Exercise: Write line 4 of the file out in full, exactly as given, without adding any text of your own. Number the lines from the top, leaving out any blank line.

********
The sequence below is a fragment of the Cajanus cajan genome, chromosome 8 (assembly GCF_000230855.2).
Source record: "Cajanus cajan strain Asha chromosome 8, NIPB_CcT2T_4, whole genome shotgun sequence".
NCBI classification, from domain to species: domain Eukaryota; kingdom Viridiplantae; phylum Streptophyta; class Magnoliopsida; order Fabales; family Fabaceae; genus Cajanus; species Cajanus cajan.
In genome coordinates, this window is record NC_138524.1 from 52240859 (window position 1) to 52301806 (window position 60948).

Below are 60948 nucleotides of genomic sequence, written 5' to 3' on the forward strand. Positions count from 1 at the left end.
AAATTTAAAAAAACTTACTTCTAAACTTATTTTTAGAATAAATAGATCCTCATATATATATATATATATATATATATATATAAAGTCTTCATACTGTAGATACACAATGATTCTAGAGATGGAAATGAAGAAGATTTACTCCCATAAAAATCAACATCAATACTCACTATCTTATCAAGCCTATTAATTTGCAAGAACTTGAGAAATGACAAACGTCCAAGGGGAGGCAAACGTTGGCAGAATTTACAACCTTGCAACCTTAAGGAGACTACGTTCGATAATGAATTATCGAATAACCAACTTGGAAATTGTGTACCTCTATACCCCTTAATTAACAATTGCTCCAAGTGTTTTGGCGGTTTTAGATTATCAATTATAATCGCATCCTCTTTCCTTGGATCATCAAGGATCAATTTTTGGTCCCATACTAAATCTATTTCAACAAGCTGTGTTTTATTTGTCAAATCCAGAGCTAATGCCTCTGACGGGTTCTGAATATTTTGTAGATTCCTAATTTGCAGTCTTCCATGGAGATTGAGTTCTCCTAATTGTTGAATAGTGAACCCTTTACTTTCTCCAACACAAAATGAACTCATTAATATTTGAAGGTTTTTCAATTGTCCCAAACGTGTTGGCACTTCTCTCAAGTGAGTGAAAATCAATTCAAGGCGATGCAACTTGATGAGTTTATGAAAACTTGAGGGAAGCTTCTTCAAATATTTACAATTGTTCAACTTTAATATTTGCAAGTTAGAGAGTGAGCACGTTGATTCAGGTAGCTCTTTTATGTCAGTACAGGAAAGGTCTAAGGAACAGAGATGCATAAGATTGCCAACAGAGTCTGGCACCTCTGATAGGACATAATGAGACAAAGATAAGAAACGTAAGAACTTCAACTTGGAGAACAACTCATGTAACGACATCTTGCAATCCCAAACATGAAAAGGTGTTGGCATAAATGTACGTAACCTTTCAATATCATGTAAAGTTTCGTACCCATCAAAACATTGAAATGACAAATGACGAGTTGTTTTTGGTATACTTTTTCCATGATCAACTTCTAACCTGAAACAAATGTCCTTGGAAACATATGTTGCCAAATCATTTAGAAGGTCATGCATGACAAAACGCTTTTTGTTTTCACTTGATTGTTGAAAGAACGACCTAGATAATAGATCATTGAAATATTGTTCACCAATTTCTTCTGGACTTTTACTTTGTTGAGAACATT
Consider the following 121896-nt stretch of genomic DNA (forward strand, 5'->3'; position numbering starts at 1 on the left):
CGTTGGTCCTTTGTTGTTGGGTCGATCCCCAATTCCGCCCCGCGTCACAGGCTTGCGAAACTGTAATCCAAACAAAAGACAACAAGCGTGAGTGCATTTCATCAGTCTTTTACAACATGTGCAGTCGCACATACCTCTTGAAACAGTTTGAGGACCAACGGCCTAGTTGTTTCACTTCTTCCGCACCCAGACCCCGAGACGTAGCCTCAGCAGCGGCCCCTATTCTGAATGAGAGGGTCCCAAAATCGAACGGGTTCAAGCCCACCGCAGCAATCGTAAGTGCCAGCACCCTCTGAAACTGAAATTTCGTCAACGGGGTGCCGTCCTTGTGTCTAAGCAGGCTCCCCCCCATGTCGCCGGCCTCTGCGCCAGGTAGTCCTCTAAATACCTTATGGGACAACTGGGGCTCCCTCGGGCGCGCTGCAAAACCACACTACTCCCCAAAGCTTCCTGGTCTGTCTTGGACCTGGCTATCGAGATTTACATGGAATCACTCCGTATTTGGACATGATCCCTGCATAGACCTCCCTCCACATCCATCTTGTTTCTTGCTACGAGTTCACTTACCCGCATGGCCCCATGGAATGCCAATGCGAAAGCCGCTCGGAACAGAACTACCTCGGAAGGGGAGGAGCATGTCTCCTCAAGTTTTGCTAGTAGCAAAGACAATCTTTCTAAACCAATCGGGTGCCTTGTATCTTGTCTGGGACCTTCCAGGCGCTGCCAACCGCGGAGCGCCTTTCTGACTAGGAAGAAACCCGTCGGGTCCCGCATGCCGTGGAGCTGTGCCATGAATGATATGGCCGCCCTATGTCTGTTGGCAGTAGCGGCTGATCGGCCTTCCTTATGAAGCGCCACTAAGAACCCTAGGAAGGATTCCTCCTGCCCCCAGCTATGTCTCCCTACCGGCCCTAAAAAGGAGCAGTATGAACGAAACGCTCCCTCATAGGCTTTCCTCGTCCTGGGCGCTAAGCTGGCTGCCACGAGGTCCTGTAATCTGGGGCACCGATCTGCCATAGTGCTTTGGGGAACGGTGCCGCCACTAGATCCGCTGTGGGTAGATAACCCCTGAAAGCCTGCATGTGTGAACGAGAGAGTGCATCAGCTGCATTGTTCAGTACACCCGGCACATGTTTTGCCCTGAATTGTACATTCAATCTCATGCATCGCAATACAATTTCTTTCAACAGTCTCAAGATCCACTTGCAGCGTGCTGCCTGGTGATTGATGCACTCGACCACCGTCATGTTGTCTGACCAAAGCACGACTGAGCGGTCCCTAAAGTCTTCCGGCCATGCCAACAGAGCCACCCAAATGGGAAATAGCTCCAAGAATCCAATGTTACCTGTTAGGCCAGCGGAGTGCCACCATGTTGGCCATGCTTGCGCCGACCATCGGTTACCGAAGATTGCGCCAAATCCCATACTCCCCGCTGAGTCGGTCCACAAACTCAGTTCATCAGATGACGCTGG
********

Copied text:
In genome coordinates, this window is record NC_138524.1 from 52240859 (window position 1) to 52301806 (window position 60948).